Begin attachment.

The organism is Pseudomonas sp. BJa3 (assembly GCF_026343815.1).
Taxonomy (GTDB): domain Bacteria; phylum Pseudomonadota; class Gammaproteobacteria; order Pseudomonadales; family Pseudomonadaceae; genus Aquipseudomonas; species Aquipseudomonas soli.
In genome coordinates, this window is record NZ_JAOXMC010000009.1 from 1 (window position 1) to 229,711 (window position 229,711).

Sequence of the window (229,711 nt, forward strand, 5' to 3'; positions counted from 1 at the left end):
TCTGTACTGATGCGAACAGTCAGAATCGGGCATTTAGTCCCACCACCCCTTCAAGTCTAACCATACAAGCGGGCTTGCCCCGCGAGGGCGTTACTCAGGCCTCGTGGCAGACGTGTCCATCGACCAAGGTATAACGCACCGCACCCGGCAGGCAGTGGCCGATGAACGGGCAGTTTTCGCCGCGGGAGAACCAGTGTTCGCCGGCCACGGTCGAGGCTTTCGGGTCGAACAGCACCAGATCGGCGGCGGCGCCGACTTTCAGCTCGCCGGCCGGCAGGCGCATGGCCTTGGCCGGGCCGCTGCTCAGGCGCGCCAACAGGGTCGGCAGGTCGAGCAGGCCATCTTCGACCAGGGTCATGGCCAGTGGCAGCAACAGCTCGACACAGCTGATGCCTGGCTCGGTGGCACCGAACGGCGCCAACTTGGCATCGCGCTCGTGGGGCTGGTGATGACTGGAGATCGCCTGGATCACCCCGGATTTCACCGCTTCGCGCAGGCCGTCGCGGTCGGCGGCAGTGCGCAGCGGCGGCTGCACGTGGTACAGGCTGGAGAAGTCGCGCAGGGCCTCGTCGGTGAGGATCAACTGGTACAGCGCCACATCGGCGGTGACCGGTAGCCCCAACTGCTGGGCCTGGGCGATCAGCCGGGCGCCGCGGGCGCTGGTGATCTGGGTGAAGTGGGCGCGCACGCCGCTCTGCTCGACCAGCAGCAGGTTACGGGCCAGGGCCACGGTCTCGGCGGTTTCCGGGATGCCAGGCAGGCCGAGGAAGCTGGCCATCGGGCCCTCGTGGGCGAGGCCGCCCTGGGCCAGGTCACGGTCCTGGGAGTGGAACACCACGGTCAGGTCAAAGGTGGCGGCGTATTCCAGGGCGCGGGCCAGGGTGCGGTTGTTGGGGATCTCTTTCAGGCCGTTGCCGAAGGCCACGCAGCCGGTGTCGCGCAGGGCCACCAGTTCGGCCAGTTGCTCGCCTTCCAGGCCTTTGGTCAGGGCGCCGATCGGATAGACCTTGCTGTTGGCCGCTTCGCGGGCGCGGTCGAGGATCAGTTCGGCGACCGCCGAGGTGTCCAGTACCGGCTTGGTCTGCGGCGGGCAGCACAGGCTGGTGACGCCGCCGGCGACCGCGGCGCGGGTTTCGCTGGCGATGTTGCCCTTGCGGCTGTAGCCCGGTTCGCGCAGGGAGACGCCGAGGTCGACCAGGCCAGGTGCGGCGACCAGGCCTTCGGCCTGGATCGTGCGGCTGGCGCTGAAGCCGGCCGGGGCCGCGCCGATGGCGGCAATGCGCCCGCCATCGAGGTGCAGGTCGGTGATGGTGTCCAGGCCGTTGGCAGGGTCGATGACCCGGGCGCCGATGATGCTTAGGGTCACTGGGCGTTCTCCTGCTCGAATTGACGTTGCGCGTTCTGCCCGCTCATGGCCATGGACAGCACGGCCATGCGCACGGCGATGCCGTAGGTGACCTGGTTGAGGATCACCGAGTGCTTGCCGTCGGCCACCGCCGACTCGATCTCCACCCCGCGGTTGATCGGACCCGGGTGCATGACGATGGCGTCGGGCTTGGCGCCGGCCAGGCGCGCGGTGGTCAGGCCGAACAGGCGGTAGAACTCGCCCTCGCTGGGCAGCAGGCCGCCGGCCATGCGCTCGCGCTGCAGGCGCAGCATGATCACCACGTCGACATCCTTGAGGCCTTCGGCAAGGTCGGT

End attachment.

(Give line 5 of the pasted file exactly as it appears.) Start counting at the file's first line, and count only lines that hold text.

TCTGTACTGATGCGAACAGTCAGAATCGGGCATTTAGTCCCACCACCCCTTCAAGTCTAACCATACAAGCGGGCTTGCCCCGCGAGGGCGTTACTCAGGCCTCGTGGCAGACGTGTCCATCGACCAAGGTATAACGCACCGCACCCGGCAGGCAGTGGCCGATGAACGGGCAGTTTTCGCCGCGGGAGAACCAGTGTTCGCCGGCCACGGTCGAGGCTTTCGGGTCGAACAGCACCAGATCGGCGGCGGCGCCGACTTTCAGCTCGCCGGCCGGCAGGCGCATGGCCTTGGCCGGGCCGCTGCTCAGGCGCGCCAACAGGGTCGGCAGGTCGAGCAGGCCATCTTCGACCAGGGTCATGGCCAGTGGCAGCAACAGCTCGACACAGCTGATGCCTGGCTCGGTGGCACCGAACGGCGCCAACTTGGCATCGCGCTCGTGGGGCTGGTGATGACTGGAGATCGCCTGGATCACCCCGGATTTCACCGCTTCGCGCAGGCCGTCGCGGTCGGCGGCAGTGCGCAGCGGCGGCTGCACGTGGTACAGGCTGGAGAAGTCGCGCAGGGCCTCGTCGGTGAGGATCAACTGGTACAGCGCCACATCGGCGGTGACCGGTAGCCCCAACTGCTGGGCCTGGGCGATCAGCCGGGCGCCGCGGGCGCTGGTGATCTGGGTGAAGTGGGCGCGCACGCCGCTCTGCTCGACCAGCAGCAGGTTACGGGCCAGGGCCACGGTCTCGGCGGTTTCCGGGATGCCAGGCAGGCCGAGGAAGCTGGCCATCGGGCCCTCGTGGGCGAGGCCGCCCTGGGCCAGGTCACGGTCCTGGGAGTGGAACACCACGGTCAGGTCAAAGGTGGCGGCGTATTCCAGGGCGCGGGCCAGGGTGCGGTTGTTGGGGATCTCTTTCAGGCCGTTGCCGAAGGCCACGCAGCCGGTGTCGCGCAGGGCCACCAGTTCGGCCAGTTGCTCGCCTTCCAGGCCTTTGGTCAGGGCGCCGATCGGATAGACCTTGCTGTTGGCCGCTTCGCGGGCGCGGTCGAGGATCAGTTCGGCGACCGCCGAGGTGTCCAGTACCGGCTTGGTCTGCGGCGGGCAGCACAGGCTGGTGACGCCGCCGGCGACCGCGGCGCGGGTTTCGCTGGCGATGTTGCCCTTGCGGCTGTAGCCCGGTTCGCGCAGGGAGACGCCGAGGTCGACCAGGCCAGGTGCGGCGACCAGGCCTTCGGCCTGGATCGTGCGGCTGGCGCTGAAGCCGGCCGGGGCCGCGCCGATGGCGGCAATGCGCCCGCCATCGAGGTGCAGGTCGGTGATGGTGTCCAGGCCGTTGGCAGGGTCGATGACCCGGGCGCCGATGATGCTTAGGGTCACTGGGCGTTCTCCTGCTCGAATTGACGTTGCGCGTTCTGCCCGCTCATGGCCATGGACAGCACGGCCATGCGCACGGCGATGCCGTAGGTGACCTGGTTGAGGATCACCGAGTGCTTGCCGTCGGCCACCGCCGACTCGATCTCCACCCCGCGGTTGATCGGACCCGGGTGCATGACGATGGCGTCGGGCTTGGCGCCGGCCAGGCGCGCGGTGGTCAGGCCGAACAGGCGGTAGAACTCGCCCTCGCTGGGCAGCAGGCCGCCGGCCATGCGCTCGCGCTGCAGGCGCAGCATGATCACCACGTCGACATCCTTGAGGCCTTCGGCAAGGTCGGT